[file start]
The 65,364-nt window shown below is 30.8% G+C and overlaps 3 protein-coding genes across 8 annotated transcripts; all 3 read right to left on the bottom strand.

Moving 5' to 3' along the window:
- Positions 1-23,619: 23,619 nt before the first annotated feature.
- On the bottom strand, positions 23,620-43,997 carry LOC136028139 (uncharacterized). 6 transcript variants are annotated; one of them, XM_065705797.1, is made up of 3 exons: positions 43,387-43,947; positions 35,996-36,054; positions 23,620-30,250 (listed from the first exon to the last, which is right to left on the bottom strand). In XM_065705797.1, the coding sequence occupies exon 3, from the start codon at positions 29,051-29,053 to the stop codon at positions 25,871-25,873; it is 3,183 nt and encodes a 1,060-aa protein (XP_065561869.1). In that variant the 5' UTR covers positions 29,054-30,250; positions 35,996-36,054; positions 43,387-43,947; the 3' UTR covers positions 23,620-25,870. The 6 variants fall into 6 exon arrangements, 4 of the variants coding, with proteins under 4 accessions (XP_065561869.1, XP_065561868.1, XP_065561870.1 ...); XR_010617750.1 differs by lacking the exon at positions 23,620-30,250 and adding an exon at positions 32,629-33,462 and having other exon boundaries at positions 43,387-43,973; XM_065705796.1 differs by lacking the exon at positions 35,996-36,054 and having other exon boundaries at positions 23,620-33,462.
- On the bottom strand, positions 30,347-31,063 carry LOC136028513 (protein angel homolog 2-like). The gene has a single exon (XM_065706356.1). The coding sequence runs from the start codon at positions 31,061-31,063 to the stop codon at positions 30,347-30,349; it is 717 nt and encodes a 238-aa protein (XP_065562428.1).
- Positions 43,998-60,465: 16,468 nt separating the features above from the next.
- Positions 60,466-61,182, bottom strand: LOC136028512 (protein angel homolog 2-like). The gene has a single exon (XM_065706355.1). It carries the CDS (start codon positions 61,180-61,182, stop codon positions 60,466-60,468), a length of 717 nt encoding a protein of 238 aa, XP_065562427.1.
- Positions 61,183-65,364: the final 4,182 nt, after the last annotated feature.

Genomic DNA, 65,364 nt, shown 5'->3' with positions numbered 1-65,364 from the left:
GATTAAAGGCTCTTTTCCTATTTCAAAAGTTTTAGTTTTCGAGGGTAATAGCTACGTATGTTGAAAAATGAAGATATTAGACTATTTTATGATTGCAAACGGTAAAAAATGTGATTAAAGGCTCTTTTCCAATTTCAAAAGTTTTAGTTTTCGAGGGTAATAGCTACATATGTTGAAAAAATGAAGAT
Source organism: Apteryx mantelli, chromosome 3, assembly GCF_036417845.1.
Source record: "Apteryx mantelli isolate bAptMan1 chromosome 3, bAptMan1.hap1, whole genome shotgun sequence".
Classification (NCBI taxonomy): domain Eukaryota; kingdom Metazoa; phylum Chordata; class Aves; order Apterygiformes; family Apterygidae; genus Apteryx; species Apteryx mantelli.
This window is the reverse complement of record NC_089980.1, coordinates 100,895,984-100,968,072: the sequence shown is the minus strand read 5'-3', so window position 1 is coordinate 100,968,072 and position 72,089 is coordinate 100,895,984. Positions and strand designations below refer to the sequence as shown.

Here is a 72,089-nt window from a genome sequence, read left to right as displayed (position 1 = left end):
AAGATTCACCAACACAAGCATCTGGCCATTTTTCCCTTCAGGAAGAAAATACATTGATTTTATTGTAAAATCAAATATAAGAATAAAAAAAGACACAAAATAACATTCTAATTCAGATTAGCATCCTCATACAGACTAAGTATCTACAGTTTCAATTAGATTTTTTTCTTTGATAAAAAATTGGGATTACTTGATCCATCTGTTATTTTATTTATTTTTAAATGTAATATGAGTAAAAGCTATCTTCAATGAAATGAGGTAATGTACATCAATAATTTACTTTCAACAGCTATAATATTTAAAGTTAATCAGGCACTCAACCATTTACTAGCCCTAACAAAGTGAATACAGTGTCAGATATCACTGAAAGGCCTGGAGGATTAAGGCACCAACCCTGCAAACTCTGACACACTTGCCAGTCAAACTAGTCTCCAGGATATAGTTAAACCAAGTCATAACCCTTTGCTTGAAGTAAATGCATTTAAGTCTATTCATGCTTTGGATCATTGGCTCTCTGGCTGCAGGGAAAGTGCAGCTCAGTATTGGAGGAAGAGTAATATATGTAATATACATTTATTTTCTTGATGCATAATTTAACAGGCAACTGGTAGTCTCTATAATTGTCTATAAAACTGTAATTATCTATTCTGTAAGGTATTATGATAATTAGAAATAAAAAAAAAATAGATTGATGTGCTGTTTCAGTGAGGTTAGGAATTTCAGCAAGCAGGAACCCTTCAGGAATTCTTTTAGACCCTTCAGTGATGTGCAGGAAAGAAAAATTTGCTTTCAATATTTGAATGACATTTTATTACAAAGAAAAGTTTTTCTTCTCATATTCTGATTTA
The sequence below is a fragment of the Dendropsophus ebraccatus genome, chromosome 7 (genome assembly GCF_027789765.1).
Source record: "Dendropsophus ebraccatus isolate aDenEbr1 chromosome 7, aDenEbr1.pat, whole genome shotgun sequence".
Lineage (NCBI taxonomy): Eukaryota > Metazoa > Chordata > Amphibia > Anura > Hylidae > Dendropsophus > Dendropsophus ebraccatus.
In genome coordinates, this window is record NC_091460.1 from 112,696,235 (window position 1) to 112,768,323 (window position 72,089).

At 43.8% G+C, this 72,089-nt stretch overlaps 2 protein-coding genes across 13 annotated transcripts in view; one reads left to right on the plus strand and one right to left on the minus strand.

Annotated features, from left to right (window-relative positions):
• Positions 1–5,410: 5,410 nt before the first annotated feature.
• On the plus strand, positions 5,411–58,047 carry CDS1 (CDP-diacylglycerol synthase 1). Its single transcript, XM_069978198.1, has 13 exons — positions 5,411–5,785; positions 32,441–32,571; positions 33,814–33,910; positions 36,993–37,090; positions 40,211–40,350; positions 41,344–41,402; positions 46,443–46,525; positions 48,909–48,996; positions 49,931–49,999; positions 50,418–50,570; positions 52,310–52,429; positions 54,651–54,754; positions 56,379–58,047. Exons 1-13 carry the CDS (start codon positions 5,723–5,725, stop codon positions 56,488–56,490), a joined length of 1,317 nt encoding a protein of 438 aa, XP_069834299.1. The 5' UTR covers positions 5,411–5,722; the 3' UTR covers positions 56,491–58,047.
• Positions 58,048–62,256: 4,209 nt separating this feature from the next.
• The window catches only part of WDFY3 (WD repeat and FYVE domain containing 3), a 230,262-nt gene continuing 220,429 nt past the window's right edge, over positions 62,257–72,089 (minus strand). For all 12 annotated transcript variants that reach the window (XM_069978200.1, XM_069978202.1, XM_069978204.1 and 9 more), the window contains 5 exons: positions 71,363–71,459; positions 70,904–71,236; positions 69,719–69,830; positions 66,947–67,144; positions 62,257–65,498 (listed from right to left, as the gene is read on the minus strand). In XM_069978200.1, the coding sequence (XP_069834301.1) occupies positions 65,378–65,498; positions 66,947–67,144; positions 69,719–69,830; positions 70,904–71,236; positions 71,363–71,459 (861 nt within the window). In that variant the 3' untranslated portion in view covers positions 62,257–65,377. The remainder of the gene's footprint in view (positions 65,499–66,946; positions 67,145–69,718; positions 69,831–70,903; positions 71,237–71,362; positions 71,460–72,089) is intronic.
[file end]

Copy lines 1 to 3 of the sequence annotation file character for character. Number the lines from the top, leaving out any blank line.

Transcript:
The 65,364-nt window shown below is 30.8% G+C and overlaps 3 protein-coding genes across 8 annotated transcripts; all 3 read right to left on the bottom strand.

Moving 5' to 3' along the window:
- Positions 1-23,619: 23,619 nt before the first annotated feature.